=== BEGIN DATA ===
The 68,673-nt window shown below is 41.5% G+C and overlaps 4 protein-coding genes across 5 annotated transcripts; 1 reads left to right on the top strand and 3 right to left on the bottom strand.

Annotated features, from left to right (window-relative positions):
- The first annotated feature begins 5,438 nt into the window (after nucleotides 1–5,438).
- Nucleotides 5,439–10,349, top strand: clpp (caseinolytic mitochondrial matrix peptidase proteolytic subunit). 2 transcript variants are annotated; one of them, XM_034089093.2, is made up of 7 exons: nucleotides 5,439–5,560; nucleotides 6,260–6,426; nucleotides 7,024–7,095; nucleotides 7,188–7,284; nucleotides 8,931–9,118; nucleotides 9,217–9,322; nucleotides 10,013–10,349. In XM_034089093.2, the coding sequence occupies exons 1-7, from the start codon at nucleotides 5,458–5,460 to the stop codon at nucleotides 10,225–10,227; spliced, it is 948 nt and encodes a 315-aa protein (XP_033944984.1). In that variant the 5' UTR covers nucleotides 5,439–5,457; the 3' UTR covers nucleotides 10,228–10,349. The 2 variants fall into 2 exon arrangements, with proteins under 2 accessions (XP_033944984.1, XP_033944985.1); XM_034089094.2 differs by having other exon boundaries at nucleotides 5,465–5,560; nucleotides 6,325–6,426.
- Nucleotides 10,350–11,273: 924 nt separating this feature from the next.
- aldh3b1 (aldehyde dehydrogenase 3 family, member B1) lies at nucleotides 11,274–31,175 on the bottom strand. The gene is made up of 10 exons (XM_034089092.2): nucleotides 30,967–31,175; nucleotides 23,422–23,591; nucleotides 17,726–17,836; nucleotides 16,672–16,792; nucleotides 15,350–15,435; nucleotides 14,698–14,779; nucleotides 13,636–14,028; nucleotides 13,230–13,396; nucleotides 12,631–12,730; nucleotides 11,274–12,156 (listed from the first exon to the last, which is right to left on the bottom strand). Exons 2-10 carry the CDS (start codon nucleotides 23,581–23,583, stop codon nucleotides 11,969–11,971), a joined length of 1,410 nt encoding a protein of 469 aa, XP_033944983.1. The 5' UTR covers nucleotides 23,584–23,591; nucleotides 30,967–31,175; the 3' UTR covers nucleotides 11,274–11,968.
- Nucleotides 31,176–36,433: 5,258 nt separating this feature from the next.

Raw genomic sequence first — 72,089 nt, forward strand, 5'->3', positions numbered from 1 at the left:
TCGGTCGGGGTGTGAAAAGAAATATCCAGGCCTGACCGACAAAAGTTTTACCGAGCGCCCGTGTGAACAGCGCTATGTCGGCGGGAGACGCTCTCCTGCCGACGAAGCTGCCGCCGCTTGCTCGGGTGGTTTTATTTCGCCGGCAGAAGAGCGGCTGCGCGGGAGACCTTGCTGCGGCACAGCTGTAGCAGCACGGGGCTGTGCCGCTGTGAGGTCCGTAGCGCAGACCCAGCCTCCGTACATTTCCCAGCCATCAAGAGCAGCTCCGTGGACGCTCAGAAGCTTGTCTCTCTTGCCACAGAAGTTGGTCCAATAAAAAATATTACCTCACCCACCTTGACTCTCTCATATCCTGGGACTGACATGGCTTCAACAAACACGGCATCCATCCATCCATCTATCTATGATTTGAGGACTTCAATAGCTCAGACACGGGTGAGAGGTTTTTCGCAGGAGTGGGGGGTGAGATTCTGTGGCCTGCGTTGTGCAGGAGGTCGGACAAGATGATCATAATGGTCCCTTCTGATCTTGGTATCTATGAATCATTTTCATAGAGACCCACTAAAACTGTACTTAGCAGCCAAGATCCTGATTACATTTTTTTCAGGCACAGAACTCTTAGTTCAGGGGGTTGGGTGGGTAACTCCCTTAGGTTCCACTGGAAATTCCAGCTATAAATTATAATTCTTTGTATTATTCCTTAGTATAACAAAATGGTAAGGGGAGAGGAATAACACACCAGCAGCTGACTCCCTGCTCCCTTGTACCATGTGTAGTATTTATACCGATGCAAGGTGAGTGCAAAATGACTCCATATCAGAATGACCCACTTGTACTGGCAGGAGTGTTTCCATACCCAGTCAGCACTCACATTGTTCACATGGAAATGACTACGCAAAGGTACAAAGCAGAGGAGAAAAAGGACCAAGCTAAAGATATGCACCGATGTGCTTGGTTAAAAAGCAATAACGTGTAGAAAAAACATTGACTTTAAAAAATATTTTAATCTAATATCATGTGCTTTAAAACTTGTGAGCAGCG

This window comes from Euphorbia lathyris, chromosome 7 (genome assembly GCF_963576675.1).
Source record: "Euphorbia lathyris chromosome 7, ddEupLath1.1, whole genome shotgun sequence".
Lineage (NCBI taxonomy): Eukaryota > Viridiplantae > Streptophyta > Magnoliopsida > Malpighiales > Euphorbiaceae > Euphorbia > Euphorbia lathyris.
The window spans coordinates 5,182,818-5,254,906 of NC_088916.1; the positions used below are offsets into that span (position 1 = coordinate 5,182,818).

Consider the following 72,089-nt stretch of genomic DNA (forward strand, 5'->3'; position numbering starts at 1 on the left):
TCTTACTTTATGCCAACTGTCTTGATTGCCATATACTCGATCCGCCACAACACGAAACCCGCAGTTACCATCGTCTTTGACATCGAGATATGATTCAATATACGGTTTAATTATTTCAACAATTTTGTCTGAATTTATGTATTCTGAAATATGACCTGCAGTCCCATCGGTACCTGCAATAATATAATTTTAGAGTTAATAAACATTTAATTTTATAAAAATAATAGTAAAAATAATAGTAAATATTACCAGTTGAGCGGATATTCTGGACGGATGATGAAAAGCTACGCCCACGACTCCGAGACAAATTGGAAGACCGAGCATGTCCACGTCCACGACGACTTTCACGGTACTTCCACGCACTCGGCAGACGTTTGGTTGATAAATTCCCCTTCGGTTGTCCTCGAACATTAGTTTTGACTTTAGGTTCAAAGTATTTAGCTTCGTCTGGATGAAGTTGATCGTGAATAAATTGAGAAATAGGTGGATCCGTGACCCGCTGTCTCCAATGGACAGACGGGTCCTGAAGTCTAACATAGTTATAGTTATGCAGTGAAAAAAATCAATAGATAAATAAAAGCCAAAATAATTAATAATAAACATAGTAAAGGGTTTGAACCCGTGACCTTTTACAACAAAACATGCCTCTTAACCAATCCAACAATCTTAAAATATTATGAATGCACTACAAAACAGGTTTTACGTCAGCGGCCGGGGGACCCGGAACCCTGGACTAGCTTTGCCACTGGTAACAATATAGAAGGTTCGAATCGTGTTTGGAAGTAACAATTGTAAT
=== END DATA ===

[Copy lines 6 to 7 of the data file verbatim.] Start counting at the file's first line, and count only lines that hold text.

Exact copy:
- aldh3b1 (aldehyde dehydrogenase 3 family, member B1) lies at nucleotides 11,274–31,175 on the bottom strand. The gene is made up of 10 exons (XM_034089092.2): nucleotides 30,967–31,175; nucleotides 23,422–23,591; nucleotides 17,726–17,836; nucleotides 16,672–16,792; nucleotides 15,350–15,435; nucleotides 14,698–14,779; nucleotides 13,636–14,028; nucleotides 13,230–13,396; nucleotides 12,631–12,730; nucleotides 11,274–12,156 (listed from the first exon to the last, which is right to left on the bottom strand). Exons 2-10 carry the CDS (start codon nucleotides 23,581–23,583, stop codon nucleotides 11,969–11,971), a joined length of 1,410 nt encoding a protein of 469 aa, XP_033944983.1. The 5' UTR covers nucleotides 23,584–23,591; nucleotides 30,967–31,175; the 3' UTR covers nucleotides 11,274–11,968.
- Nucleotides 31,176–36,433: 5,258 nt separating this feature from the next.